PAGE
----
The fight for environmental justice has been a fast-paced one of late, with the continued threats and signed executive orders designed to dismantle eco-protections in the name of expanding oil operations and exploration. This ramping-up of the oil industry comes despite the U.S. now being a major exporter of oil all over the world, which came after Congress lifted a 40-year ban in December 2015, meaning that we are clearly on the road to oil independence as is. But state Sen. Hannah-Beth Jackson, D-Santa Barbara, is no newbie to this environmental protection arena and is set on protecting our California coast, specifically the Santa Barbara Channel.

On Friday, April 28, she introduced an amendment to an updated or “engrossed” version of Senate Bill 188, that would prohibit the State Lands Commission from approving any new leases in state waters for the building of new pipelines or other infrastructure needed for new or expanded oil and gas development, such as piers and wharves. This amendment came the same day that President Donald Trump signed an executive order that directing the Interior Secretary Ryan Zinke to review a five-year plan by which then President Barack Obama banned drilling in parts of the Pacific, Arctic and Atlantic Oceans.

Also, on Wednesday, April 26, Trump signed an order to review national monuments designated since 1996, which includes the Carrizo Plain National Monument in San Luis Obispo County (established by President Bill Clinton in 2001), along with several dozen other national monuments comprising millions of acres of federal public lands and waters. Zinke said that he would review to see how the protection of these lands resulted in job loss in some areas “like farming, ranching, timber harvest, mining, oil and gas exploration, fishing and motorized recreation.” The Carrizo Plain National Monument is our cover feature story this week.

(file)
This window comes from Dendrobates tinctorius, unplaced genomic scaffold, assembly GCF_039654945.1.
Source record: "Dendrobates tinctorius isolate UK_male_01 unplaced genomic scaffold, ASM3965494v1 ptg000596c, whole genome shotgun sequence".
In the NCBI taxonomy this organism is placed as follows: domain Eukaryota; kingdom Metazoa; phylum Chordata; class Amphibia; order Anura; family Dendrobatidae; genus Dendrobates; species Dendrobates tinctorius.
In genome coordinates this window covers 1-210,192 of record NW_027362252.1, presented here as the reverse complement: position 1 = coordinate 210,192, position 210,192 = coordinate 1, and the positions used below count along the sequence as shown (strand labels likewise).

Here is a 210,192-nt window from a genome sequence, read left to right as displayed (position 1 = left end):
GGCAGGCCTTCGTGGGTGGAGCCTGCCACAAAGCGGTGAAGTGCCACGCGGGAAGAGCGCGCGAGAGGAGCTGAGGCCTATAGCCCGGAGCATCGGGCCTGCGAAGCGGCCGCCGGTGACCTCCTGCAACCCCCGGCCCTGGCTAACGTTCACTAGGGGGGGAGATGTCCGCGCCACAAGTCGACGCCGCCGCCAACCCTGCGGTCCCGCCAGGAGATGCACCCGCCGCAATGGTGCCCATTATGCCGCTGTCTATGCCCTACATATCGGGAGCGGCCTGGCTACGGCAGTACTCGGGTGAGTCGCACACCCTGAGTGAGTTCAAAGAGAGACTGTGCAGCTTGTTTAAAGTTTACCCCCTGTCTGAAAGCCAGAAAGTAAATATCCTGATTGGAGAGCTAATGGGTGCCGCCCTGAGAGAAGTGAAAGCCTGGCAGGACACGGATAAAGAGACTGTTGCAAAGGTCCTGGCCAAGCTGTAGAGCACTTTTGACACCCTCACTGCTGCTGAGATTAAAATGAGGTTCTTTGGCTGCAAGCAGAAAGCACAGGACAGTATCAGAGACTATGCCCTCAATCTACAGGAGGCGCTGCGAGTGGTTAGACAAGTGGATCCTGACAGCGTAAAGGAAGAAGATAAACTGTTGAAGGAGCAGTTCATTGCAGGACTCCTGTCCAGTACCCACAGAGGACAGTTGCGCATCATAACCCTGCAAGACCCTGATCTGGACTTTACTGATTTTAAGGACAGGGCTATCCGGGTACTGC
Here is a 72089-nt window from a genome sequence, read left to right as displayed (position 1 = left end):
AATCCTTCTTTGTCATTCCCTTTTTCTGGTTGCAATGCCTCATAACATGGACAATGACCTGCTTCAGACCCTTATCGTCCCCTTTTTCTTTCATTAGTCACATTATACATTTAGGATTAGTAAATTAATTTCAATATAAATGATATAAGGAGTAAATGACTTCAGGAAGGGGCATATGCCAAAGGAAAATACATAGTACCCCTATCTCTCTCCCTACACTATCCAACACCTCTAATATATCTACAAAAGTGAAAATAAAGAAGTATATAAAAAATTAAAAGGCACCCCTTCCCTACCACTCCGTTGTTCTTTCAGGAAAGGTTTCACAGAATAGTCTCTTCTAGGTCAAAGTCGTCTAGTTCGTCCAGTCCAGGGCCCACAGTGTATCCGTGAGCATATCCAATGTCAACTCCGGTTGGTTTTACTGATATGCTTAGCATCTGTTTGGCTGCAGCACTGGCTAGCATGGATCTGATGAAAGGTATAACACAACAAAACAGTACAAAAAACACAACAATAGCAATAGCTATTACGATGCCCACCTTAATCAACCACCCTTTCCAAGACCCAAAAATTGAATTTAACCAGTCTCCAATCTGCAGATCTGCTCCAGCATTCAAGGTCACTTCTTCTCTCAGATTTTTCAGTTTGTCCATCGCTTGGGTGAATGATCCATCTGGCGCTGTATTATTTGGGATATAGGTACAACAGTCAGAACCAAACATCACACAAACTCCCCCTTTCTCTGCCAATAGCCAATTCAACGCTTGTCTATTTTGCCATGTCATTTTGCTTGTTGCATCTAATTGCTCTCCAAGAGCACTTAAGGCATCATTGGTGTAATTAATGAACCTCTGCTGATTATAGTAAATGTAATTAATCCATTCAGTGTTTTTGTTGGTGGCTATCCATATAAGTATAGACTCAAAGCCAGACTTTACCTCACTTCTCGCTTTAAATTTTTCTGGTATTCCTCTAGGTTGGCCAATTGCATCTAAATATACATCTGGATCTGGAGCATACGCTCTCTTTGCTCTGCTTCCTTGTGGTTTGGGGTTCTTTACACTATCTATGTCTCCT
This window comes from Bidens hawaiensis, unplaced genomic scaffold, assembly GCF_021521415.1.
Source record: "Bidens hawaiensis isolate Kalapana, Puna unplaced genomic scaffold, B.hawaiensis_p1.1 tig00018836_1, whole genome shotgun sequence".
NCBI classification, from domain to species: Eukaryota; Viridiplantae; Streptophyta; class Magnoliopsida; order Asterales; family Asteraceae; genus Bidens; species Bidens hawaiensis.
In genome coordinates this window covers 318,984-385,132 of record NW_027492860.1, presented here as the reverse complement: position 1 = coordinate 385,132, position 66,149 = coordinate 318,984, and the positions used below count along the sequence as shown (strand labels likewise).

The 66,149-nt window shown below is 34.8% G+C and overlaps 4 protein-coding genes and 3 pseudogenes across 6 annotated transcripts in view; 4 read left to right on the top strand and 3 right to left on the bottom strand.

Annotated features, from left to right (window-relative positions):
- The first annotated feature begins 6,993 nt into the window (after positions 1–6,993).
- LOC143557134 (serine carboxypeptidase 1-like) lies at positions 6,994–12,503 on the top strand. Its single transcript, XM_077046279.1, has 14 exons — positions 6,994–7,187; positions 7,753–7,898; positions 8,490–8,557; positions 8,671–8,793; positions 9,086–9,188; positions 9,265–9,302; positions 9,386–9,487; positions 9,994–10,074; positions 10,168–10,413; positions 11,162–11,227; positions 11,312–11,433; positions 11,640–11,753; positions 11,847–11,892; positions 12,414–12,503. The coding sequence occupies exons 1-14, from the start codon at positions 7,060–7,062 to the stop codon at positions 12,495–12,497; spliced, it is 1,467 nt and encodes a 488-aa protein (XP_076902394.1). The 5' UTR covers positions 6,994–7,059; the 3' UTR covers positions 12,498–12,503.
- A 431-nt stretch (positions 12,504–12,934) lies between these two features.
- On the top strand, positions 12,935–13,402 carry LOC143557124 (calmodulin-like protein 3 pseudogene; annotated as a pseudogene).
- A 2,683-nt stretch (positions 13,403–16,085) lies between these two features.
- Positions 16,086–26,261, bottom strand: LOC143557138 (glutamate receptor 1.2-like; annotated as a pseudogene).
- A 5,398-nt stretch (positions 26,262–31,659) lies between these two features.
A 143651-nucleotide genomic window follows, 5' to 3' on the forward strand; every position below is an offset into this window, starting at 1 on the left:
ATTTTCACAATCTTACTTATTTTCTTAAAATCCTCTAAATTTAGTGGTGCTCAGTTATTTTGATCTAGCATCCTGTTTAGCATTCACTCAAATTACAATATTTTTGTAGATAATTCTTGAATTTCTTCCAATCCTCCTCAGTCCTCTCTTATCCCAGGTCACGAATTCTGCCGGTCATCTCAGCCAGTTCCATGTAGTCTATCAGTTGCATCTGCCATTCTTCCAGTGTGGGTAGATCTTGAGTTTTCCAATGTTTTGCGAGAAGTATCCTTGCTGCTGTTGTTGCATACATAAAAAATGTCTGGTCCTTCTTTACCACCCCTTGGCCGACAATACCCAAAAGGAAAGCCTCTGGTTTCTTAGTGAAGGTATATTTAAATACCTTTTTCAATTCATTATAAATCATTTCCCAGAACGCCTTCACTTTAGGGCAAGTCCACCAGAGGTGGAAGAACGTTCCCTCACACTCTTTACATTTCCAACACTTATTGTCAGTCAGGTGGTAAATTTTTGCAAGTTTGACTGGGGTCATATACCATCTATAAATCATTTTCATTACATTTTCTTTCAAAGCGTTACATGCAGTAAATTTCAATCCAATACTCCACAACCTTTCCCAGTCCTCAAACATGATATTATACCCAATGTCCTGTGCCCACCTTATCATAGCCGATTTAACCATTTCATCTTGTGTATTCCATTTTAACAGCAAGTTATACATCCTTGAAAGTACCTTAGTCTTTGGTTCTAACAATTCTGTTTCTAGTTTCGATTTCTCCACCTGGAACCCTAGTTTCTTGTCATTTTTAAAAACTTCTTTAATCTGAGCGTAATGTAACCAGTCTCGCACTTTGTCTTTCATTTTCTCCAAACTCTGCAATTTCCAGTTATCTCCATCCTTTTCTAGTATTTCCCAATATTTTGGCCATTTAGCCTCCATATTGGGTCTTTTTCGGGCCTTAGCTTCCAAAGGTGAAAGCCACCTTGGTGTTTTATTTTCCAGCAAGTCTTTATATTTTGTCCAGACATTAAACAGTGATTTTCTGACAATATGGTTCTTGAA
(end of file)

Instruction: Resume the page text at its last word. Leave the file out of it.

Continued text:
While environmental protection advocates scramble to do what they can to preserve the limited natural resources we have left, a rather bizarre move was made by Congress in the last week: Lawmakers passed a $1.1 trillion budget to keep the government functioning until fall, a budget that included a mere 1 percent —or $81 million — cut, with no staff reductions to the budget of the Environmental Protection Agency, which Trump had targeted for cuts of $247 million. Plus, research divisions within the Department of Energy received increases in funding, such as the advanced research program that received an additional $15 million. Trump had called for slashing funding or eliminating these programs.

Beyond the bizarre, there is some good news, however. It seems that regardless of laws, our capitalist society does eventually push certain undesirable elements to their brink, such as Venoco LLC, which filed bankruptcy in mid-April, quitclaiming its leases in the South Ellwood Field and effectively transferring the Goleta Beach Pier and Platform Holly leases to the State Lands Commission, closing down Platform Holly and ending oil and gas production in this location. Platform Holly is expected to be decommissioned and removed from the Santa Barbara Channel in the next three years, a major victory for the Channel that has already seen enough oil spilled.

For social and environmental activists everywhere, it’s a troubling time. But surely our heightened awareness and concern is not in vain. Eventually, progress toward a cleaner and healthier future will surely win.